Man Sets Self On Fire After Drinking Gasoline

During the Vietnam war Buddhist monks in orange robes poured gasoline over their bodies and exploded into flame . Dramatic and deadly.

North Carolina seems to have more than its share of good old boys with three-word-names wandering around in search of gas and cigarettes.

The late 43-year-old Gary Allen Banning of Havelock, N.C. was not a Buddhist monk.

Banning was at a friend’s apartment and went into the kitchen finding a jar of 'soda' by the sink. After gulping, Gary realized it was gasoline and quickly spit it out. Some of the gas landed on his shirt. (why was there a mason-jar of gasoline on a kitchen counter?)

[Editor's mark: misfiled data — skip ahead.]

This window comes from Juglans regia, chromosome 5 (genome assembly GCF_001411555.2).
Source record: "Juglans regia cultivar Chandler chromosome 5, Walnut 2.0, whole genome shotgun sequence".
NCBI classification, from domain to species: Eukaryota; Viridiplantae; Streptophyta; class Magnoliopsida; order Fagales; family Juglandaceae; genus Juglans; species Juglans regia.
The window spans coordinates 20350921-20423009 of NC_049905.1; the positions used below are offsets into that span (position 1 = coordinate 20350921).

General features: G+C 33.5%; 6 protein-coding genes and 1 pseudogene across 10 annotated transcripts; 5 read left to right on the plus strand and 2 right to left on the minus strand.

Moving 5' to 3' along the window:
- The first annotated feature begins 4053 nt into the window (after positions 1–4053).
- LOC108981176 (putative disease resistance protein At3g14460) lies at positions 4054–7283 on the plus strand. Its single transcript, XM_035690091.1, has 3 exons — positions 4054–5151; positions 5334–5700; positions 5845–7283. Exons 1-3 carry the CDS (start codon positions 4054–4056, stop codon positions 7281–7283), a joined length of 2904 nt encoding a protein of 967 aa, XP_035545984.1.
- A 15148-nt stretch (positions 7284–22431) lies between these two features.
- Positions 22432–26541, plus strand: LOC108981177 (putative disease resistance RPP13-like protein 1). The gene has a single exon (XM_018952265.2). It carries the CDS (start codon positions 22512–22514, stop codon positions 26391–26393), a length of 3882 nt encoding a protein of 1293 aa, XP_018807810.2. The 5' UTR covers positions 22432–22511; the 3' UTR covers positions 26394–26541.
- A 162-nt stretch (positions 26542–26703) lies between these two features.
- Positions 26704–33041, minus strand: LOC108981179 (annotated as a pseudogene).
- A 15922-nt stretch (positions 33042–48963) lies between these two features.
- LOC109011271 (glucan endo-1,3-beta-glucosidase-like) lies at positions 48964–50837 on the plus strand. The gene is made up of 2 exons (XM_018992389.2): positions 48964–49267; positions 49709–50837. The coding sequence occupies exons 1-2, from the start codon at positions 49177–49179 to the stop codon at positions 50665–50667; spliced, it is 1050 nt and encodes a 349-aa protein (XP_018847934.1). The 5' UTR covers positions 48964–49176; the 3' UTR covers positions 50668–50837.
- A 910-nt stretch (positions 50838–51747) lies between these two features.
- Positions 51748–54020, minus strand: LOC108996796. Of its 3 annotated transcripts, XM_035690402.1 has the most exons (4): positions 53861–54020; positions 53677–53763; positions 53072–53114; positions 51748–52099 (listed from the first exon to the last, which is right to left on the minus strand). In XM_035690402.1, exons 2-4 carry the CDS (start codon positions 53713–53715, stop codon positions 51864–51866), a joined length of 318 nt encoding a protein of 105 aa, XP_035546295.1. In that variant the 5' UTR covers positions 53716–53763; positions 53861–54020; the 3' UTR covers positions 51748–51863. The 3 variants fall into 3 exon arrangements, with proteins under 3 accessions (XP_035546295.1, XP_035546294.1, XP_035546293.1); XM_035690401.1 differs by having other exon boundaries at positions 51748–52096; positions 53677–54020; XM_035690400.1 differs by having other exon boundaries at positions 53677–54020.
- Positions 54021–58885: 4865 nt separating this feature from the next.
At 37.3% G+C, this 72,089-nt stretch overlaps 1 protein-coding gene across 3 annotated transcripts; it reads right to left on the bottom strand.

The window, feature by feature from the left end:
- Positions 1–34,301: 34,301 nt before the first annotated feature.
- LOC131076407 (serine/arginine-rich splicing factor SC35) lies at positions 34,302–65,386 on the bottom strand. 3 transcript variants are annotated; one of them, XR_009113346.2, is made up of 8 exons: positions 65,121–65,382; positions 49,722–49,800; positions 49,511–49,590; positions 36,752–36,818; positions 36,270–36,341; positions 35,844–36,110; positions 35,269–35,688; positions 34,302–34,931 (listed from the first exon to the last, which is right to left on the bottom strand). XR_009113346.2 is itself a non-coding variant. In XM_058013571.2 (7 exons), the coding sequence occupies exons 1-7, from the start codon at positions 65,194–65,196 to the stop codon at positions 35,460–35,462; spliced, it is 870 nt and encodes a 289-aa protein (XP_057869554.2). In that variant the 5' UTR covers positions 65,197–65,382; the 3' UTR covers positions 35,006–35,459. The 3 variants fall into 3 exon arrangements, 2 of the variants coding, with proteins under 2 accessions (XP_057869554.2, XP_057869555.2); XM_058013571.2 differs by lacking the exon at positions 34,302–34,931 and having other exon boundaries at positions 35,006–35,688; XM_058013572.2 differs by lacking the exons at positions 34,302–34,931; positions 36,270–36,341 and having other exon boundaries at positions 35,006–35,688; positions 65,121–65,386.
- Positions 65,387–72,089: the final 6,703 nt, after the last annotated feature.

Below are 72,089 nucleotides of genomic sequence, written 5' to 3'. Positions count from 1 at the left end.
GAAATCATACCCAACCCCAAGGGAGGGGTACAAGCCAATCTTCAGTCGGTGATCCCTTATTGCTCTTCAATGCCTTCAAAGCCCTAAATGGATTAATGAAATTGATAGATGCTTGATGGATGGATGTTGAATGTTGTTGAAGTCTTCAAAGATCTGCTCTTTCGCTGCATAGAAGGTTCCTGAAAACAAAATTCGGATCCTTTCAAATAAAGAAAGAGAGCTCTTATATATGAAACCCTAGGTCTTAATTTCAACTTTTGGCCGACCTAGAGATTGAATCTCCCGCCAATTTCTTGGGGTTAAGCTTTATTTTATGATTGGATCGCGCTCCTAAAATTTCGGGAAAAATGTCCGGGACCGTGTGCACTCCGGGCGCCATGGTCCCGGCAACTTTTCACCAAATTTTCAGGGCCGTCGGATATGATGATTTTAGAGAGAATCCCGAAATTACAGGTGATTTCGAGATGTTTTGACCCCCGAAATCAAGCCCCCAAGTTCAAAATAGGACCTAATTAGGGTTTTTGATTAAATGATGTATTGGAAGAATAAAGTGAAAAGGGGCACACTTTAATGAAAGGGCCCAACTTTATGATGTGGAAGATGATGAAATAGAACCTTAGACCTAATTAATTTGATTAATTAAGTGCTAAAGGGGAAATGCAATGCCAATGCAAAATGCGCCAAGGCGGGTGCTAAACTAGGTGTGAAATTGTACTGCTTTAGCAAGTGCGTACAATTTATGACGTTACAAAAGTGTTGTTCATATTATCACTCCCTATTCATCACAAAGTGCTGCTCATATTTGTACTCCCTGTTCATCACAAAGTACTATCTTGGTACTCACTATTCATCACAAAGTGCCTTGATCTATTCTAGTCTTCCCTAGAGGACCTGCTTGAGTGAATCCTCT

After a few minutes, Banning went outside to smoke a cigarette. The second he lit the cancer-nail remnants of gasoline on his shirt burst into flames. Banning died a short time later in the hospital.

The difference between Gary and the Buddhist monk is noteworthy. The monks lit themselves intentionally in protest over Johnson's war. Gary did it because the inbreeding leading to him left out the gene that would warn an intelligent person that gasoline is still flammable, even after it dries on your tee-shirt.